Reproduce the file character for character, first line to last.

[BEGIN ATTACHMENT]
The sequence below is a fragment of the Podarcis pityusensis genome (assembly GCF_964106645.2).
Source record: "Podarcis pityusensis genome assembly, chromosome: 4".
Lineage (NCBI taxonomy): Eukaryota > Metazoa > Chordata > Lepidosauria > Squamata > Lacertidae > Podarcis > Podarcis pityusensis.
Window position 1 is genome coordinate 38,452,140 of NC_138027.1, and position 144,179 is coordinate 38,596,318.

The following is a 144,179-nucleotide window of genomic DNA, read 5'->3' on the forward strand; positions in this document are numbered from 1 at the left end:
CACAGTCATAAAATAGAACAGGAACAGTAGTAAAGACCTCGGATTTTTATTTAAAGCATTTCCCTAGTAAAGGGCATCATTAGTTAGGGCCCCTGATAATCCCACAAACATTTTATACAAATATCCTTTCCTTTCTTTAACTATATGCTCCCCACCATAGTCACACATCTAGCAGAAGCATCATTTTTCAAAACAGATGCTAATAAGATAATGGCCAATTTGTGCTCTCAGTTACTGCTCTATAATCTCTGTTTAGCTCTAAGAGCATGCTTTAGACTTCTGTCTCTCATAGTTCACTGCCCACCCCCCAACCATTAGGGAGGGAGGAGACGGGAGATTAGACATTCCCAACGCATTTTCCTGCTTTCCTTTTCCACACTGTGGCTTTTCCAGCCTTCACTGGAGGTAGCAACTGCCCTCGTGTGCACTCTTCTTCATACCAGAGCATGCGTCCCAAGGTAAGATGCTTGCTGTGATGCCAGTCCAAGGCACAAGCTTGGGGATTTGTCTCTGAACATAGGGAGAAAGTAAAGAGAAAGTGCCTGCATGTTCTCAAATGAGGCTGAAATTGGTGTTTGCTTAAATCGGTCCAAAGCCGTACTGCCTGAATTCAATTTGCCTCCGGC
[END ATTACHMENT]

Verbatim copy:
The sequence below is a fragment of the Podarcis pityusensis genome (assembly GCF_964106645.2).
Source record: "Podarcis pityusensis genome assembly, chromosome: 4".
Lineage (NCBI taxonomy): Eukaryota > Metazoa > Chordata > Lepidosauria > Squamata > Lacertidae > Podarcis > Podarcis pityusensis.
Window position 1 is genome coordinate 38,452,140 of NC_138027.1, and position 144,179 is coordinate 38,596,318.

The following is a 144,179-nucleotide window of genomic DNA, read 5'->3' on the forward strand; positions in this document are numbered from 1 at the left end:
CACAGTCATAAAATAGAACAGGAACAGTAGTAAAGACCTCGGATTTTTATTTAAAGCATTTCCCTAGTAAAGGGCATCATTAGTTAGGGCCCCTGATAATCCCACAAACATTTTATACAAATATCCTTTCCTTTCTTTAACTATATGCTCCCCACCATAGTCACACATCTAGCAGAAGCATCATTTTTCAAAACAGATGCTAATAAGATAATGGCCAATTTGTGCTCTCAGTTACTGCTCTATAATCTCTGTTTAGCTCTAAGAGCATGCTTTAGACTTCTGTCTCTCATAGTTCACTGCCCACCCCCCAACCATTAGGGAGGGAGGAGACGGGAGATTAGACATTCCCAACGCATTTTCCTGCTTTCCTTTTCCACACTGTGGCTTTTCCAGCCTTCACTGGAGGTAGCAACTGCCCTCGTGTGCACTCTTCTTCATACCAGAGCATGCGTCCCAAGGTAAGATGCTTGCTGTGATGCCAGTCCAAGGCACAAGCTTGGGGATTTGTCTCTGAACATAGGGAGAAAGTAAAGAGAAAGTGCCTGCATGTTCTCAAATGAGGCTGAAATTGGTGTTTGCTTAAATCGGTCCAAAGCCGTACTGCCTGAATTCAATTTGCCTCCGGC